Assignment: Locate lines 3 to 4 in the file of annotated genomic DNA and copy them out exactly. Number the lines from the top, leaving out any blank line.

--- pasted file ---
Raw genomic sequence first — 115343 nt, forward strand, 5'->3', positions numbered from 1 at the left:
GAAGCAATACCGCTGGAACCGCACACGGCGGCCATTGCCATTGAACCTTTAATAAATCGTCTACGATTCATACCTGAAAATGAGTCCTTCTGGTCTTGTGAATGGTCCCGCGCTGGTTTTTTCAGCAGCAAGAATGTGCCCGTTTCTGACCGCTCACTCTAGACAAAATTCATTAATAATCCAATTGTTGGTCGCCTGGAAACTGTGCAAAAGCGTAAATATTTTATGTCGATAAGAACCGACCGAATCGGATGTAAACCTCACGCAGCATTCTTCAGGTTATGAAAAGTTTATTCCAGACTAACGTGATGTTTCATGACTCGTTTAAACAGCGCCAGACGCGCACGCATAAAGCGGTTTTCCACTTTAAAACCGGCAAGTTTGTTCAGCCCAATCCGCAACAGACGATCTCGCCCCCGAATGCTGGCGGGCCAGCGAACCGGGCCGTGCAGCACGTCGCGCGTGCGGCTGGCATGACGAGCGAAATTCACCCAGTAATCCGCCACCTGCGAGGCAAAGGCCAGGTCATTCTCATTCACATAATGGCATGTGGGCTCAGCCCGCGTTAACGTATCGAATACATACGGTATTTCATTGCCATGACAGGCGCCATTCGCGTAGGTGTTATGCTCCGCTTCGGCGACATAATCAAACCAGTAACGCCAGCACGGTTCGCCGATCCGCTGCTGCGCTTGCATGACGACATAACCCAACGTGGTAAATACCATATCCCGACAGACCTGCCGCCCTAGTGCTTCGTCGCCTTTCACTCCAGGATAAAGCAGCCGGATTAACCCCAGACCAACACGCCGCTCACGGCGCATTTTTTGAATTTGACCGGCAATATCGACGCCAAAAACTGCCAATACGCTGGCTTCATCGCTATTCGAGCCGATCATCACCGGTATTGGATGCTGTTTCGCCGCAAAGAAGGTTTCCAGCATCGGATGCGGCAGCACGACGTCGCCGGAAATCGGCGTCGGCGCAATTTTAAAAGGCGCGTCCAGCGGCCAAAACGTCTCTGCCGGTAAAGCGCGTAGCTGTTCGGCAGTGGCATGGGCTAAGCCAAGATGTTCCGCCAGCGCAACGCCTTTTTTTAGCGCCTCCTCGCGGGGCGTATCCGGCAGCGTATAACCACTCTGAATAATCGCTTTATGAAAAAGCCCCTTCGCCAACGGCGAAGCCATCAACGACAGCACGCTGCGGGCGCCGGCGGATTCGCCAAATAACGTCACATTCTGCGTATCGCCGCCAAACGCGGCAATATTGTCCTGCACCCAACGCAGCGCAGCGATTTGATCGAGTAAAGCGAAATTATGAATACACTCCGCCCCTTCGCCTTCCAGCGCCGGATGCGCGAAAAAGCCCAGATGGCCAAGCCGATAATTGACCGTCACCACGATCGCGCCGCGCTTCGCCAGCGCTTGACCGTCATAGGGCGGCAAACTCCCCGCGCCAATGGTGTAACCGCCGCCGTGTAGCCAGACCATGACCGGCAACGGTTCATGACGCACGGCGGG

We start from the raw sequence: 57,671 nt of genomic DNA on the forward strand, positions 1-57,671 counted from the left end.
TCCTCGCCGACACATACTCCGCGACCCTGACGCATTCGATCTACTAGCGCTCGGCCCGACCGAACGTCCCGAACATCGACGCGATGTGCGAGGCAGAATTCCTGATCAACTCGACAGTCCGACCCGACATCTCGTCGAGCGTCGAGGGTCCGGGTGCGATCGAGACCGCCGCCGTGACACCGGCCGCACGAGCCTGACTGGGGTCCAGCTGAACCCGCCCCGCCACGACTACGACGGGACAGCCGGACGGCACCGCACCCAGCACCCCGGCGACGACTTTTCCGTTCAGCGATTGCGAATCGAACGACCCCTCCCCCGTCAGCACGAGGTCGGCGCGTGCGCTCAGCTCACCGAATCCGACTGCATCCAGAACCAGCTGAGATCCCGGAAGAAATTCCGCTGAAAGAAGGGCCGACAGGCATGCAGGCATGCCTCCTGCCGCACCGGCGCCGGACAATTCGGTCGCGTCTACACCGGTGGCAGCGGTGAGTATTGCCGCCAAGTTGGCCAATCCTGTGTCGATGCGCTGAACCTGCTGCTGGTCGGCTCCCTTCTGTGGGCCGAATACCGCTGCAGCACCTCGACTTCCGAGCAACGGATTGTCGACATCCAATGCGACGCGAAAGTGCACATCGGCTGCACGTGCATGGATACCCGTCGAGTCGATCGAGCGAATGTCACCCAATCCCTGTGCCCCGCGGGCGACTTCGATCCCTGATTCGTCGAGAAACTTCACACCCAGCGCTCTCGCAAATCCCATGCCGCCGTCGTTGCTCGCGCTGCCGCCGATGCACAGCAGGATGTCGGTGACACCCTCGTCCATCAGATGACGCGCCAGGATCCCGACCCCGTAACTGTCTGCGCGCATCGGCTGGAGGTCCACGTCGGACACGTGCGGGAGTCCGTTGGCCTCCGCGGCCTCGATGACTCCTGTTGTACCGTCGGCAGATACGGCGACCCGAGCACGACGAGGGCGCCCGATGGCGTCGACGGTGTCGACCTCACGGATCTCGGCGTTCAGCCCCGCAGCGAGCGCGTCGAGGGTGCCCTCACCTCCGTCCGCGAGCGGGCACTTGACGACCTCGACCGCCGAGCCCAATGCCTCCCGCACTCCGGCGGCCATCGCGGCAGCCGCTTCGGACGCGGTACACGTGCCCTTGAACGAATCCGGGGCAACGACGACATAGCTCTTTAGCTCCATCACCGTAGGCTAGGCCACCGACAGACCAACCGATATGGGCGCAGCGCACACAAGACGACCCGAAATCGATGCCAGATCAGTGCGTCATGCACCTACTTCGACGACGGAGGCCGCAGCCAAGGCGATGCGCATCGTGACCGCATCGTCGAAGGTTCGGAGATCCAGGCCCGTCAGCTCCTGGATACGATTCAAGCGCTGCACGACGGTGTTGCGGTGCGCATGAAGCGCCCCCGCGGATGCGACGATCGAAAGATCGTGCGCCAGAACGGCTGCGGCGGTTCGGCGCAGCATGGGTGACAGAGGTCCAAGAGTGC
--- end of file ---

We start from the raw sequence: 57,671 nt of genomic DNA on the forward strand, positions 1-57,671 counted from the left end.
TCCTCGCCGACACATACTCCGCGACCCTGACGCATTCGATCTACTAGCGCTCGGCCCGACCGAACGTCCCGAACATCGACGCGATGTGCGAGGCAGAATTCCTGATCAACTCGACAGTCCGACCCGACATCTCGTCGAGCGTCGAGGGTCCGGGTGCGATCGAGACCGCCGCCGTGACACCGGCCGCACGAGCCTGACTGGGGTCCAGCTGAACCCGCCCCGCCACGACTACGACGGGACAGCCGGACGGCACCGCACCCAGCACCCCGGCGACGACTTTTCCGTTCAGCGATTGCGAATCGAACGACCCCTCCCCCGTCAGCACGAGGTCGGCGCGTGCGCTCAGCTCACCGAATCCGACTGCATCCAGAACCAGCTGAGATCCCGGAAGAAATTCCGCTGAAAGAAGGGCCGACAGGCATGCAGGCATGCCTCCTGCCGCACCGGCGCCGGACAATTCGGTCGCGTCTACACCGGTGGCAGCGGTGAGTATTGCCGCCAAGTTGGCCAATCCTGTGTCGATGCGCTGAACCTGCTGCTGGTCGGCTCCCTTCTGTGGGCCGAATACCGCTGCAGCACCTCGACTTCCGAGCAACGGATTGTCGACATCCAATGCGACGCGAAAGTGCACATCGGCTGCACGTGCATGGATACCCGTCGAGTCGATCGAGCGAATGTCACCCAATCCCTGTGCCCCGCGGGCGACTTCGATCCCTGATTCGTCGAGAAACTTCACACCCAGCGCTCTCGCAAATCCCATGCCGCCGTCGTTGCTCGCGCTGCCGCCGATGCACAGCAGGATGTCGGTGACACCCTCGTCCATCAGATGACGCGCCAGGATCCCGACCCCGTAACTGTCTGCGCGCATCGGCTGGAGGTCCACGTCGGACACGTGCGGGAGTCCGTTGGCCTCCGCGGCCTCGATGACTCCTGTTGTACCGTCGGCAGATACGGCGACCCGAGCACGACGAGGGCGCCCGATGGCGTCGACGGTGTCGACCTCACGGATCTCGGCGTTCAGCCCCGCAGCGAGCGCGTCGAGGGTGCCCTCACCTCCGTCCGCGAGCGGGCACTTGACGACCTCGACCGCCGAGCCCAATGCCTCCCGCACTCCGGCGGCCATCGCGGCAGCCGCTTCGGACGCGGTACACGTGCCCTTGAACGAATCCGGGGCAACGACGACATAGCTCTTTAGCTCCATCACCGTAGGCTAGGCCACCGACAGACCAACCGATATGGGCGCAGCGCACACAAGACGACCCGAAATCGATGCCAGATCAGTGCGTCATGCACCTACTTCGACGACGGAGGCCGCAGCCAAGGCGATGCGCATCGTGACCGCATCGTCGAAGGTTCGGAGATCCAGGCCCGTCAGCTCCTGGATACGATTCAAGCGCTGCACGACGGTGTTGCGGTGCGCATGAAGCGCCCCCGCGGATGCGACGATCGAAAGATCGTGCGCCAGAACGGCTGCGGCGGTTCGGCGCAGCATGGGTGACAGAGGTCCAAGAGTGC